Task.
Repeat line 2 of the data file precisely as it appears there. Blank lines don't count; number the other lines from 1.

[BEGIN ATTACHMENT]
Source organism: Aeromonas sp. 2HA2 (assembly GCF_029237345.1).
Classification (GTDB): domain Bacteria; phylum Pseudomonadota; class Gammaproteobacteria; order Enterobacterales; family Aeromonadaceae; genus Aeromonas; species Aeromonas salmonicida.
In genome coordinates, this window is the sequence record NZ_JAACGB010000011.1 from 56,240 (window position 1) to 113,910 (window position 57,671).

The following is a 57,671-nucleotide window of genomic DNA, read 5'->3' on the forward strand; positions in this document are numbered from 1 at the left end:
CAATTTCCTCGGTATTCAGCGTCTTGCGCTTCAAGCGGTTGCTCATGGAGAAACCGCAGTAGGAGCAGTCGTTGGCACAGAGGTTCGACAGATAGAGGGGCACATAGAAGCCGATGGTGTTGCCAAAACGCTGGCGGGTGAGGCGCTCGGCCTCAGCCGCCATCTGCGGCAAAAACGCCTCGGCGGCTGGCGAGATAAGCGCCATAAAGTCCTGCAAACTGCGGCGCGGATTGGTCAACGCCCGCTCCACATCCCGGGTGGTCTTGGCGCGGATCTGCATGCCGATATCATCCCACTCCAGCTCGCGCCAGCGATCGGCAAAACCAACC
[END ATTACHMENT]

Classification (GTDB): domain Bacteria; phylum Pseudomonadota; class Gammaproteobacteria; order Enterobacterales; family Aeromonadaceae; genus Aeromonas; species Aeromonas salmonicida.